Targeted Delivery

Photosensitiser conjugated gold nanoparticles

Henry Du,  Professor and Director, Chemical Engineering and Materials Science, Stevens Institute of Technology, USA

Hongjun Wang,  Assistant Professor, Biomedical Engineering

Maung Kyaw Khaing Oo,  Doctoral Candidate in Materials Science

Biocompatible gold nanoparticles have been explored as a new vehicle to deliver photosensitiser to tumour cells. The use of gold nanoparticles can significantly increase the accumulation of photosensitiser in tumour cells and lead to a high efficiency in destroying the tumour cells.

Photodynamic Therapy (PDT), a minimal invasive cancer treatment approach, holds tremendous promise in particularly treating the local tumours. It is based on the administration of a photosensitising compound (also called photosensitiser) and subsequent irradiation with light of an appropriate wavelength to produce Reactive Oxygen Species ROS). The elevated formation of ROS can lead to the destruction of tumour tissues.

Several photosensitisers have been developed and evaluated for PDT application. Photofrin® (PF) and 5-aminolevulinic acid (5-ALA) are the most active photosensitisers in clinical application. In contrast to 5-ALA, PF has some inherent disadvantages, including prolonged skin sensitivity that requires to avoid sunlight for many weeks, sub-optimal tumour selectivity, poor light penetration into the tumour constrained by the use of relatively short light wavelength (630 nm) for irradiation, and the fact that it is a complex mixture of the uncertain structures. 5-ALA, a well-known biochemical precursor of the PhotosensitiserProtoporphyrin IX (PpIX), has several unique characteristics determining its popularity in PDT application:

1. ALA is the only PDT agent that can naturally form PpIX by the body, and alone shows low dark toxicity to cells.
2. Topical application of 5-ALA does not cause any prolonged skin photosensitivity, allowing the selective delivery of 5-ALA in the areas to be treated.
3. PpIX endogenously produced can be rapidly cleared from the body within 24 to 48 hours through a natural clearance mechanism.
4. A short time interval (1–8 hours, depending on the mode of administration) is needed between the administration of 5-ALA and the maximal accumulation of PpIX in the target tissues, which makes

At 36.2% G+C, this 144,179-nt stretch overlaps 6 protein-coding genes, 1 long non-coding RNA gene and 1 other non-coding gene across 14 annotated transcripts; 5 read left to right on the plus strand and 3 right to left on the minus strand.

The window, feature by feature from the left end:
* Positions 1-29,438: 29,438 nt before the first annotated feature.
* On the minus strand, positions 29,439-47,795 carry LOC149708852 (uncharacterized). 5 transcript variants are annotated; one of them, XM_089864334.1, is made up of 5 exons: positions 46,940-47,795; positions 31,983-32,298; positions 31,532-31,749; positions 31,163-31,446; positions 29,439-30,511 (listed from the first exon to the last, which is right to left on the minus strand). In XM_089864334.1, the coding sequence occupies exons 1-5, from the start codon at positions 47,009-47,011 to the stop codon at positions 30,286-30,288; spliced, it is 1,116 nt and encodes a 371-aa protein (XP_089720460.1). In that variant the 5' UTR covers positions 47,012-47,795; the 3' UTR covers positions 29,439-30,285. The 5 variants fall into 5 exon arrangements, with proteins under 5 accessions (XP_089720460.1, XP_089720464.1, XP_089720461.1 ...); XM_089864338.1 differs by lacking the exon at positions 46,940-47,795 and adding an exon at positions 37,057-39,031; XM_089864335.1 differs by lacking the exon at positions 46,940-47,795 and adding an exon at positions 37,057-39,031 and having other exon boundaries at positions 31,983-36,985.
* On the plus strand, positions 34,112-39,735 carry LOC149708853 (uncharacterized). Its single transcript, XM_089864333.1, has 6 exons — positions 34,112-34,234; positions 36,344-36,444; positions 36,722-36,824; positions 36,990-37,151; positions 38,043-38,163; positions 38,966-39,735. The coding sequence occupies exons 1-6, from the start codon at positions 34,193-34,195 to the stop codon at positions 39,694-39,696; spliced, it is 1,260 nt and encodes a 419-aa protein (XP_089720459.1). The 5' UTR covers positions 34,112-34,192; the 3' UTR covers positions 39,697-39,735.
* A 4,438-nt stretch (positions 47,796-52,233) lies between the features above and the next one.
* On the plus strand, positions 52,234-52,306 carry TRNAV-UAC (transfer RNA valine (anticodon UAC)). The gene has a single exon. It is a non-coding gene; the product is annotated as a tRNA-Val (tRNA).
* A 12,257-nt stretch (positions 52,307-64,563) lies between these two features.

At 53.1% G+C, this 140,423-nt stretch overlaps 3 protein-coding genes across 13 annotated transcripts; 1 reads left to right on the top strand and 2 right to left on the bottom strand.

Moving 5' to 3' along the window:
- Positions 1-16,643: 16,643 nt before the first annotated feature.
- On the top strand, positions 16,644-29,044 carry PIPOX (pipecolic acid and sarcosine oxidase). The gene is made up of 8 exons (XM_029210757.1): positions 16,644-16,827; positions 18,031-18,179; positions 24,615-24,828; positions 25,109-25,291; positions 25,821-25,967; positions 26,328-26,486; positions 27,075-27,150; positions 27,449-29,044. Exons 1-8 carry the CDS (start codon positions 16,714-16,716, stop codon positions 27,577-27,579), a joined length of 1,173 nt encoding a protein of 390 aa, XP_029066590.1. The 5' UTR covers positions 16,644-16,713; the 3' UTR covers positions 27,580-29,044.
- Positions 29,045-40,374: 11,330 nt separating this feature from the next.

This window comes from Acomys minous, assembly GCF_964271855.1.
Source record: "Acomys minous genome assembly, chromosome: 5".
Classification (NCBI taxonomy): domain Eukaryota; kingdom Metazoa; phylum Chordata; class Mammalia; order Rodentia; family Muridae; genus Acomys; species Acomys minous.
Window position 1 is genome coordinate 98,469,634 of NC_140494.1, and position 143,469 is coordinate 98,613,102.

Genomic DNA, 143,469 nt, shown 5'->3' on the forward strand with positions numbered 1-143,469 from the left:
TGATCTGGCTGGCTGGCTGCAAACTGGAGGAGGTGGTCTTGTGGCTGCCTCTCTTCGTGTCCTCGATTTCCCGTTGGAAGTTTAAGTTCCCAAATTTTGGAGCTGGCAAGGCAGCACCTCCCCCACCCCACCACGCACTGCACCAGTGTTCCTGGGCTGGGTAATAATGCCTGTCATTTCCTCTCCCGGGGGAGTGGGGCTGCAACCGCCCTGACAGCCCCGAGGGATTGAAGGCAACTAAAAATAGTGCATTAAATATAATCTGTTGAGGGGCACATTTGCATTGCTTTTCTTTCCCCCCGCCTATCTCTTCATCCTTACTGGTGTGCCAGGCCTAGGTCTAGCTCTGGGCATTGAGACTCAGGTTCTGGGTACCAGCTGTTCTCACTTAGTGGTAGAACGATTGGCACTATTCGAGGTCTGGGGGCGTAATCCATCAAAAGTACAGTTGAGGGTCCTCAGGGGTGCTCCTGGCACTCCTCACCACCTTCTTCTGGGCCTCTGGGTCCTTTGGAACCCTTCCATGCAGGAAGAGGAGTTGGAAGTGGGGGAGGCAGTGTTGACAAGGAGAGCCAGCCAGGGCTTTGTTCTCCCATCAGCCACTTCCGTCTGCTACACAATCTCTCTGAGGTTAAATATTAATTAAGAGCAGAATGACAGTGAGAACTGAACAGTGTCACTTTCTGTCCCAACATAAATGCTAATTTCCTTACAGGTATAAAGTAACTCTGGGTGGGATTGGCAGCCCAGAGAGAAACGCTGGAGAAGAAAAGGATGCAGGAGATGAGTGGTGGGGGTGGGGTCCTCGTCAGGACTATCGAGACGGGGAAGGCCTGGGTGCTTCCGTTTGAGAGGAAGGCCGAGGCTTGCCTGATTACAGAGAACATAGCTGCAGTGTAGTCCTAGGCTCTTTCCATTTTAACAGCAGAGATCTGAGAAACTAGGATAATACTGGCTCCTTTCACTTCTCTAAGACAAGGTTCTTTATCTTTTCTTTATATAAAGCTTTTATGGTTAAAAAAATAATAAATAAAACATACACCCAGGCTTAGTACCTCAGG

5-ALA practically attractive for the patients.

Schematic illustration

However, 5-ALA itself is hydrophilic and as a result it has poor penetration through the natural barriers such as the intact skin, the nodular skin lesions, the stomach and the intestinal walls, as well as through the cell membranes.

The limited cellular uptake of 5-ALA has motivated diverse explorations for effective delivery of 5-ALA to cells. Among various delivery carriers, nanoparticles represent a great promise with respect to their large surface to volume ratio and the cell permeable size. The application of novel biocompatible gold nanoparticles to specifically deliver 5-ALA to the tumour cells allows for an efficient PDT treatment. 5-ALA was successfully conjugated onto the Gold Nanoparticles (GNP) with a positive surface charge. The incubation of tumour cells (fibrosarcoma, a malignant cancer of connective tissues) with 5-ALA-GNP showed a significant accumulation of PpIX in the tumour cells and resulted in a substantial increase in the destruction of tumour cells after the PDT treatment. The 5-ALA-GNPs also showed a preferred uptake by fibrosarcoma cells in the presence of normal fibroblasts, which led to the selective destruction of fibrosarcoma cells with minimal damage to the normal fibroblasts.